The role of parents is crucial in helping the child regain **self-confidence in her abilities**.

Even someone who seems to be **mathematically useless** can reach a very respectable level once **maths blockages** have been shown the door, and can then follow a mathematical route like a scientific A-level, or veterinary school, for example.

Some **tricks** to get back on the right footing with maths include:

- Always value and emphasise the areas of success;
- Highlight the student’s attempts to succeed;
- Never punish by pinning failure on a lack of work or studiousness;
- Listen to fears and worries;
- Make learning maths a game with puzzles, quizzes, fun questions and flash cards. And yes, it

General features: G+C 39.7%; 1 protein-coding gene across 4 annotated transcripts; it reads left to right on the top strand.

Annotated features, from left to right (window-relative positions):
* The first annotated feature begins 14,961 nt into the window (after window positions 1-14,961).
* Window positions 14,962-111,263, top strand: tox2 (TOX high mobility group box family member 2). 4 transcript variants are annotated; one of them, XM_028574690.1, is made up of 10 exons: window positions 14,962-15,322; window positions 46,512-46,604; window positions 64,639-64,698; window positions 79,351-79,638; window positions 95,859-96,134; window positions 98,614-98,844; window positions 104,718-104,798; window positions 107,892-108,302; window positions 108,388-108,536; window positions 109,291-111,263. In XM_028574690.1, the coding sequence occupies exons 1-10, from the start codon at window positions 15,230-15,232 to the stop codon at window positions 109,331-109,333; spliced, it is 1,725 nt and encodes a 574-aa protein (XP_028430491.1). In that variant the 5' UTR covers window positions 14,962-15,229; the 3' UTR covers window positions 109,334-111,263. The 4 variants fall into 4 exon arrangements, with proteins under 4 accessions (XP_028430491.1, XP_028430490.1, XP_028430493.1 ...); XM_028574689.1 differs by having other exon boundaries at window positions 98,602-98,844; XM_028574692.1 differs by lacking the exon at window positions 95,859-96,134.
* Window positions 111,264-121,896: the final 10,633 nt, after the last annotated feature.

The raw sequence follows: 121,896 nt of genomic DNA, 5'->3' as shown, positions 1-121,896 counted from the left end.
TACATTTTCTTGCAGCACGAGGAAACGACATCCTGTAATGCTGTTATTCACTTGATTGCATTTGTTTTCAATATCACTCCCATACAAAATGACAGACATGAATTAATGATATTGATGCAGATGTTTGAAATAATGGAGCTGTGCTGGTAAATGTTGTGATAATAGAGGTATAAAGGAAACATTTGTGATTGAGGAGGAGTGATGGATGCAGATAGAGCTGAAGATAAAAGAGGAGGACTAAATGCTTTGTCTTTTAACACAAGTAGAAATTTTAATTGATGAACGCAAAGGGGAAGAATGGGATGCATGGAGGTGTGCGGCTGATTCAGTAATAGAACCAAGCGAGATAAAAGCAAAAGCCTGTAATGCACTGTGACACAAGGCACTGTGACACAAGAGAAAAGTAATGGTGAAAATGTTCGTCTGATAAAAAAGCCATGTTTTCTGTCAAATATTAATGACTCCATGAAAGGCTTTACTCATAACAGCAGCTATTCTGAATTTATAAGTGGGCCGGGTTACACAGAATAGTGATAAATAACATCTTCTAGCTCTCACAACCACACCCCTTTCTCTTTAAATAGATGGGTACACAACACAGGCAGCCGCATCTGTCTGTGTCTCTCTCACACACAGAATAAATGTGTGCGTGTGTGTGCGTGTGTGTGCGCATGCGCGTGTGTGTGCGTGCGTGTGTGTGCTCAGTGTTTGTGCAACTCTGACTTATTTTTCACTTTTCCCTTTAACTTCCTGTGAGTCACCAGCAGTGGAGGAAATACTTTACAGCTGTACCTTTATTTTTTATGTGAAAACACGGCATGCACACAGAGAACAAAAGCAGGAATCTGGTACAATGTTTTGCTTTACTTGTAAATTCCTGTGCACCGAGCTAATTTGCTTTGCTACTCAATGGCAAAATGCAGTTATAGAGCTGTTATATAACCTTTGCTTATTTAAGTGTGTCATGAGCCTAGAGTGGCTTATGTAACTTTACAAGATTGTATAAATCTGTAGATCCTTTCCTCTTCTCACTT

**is**possible to**learn maths while having fun!**

To the question “

Why does maths appeal to some and terrify others?”, There are a number of answers.

Firstly, there is the question of** natural aptitude**: The basic ability to learn mathematics; the capacity for **abstraction** and **reasoning.**

Secondly, it can involve some **trauma** experienced during maths studies in the first years of school, methods that poorly meet the **cognitive predispositions** of certain children (for example daydreamers or hyperactive kids).

In any case, the most important thing is to know how to **identify difficulties** in maths as soon as possible in order to implement relevant solutions, from a one-off psychological consultation to overcome blockages, to the **private lessons offered by a Superprof**!

The role of maths tutors and **different teaching methods** counts for much in a student’s love of, or loathing for, mathematics.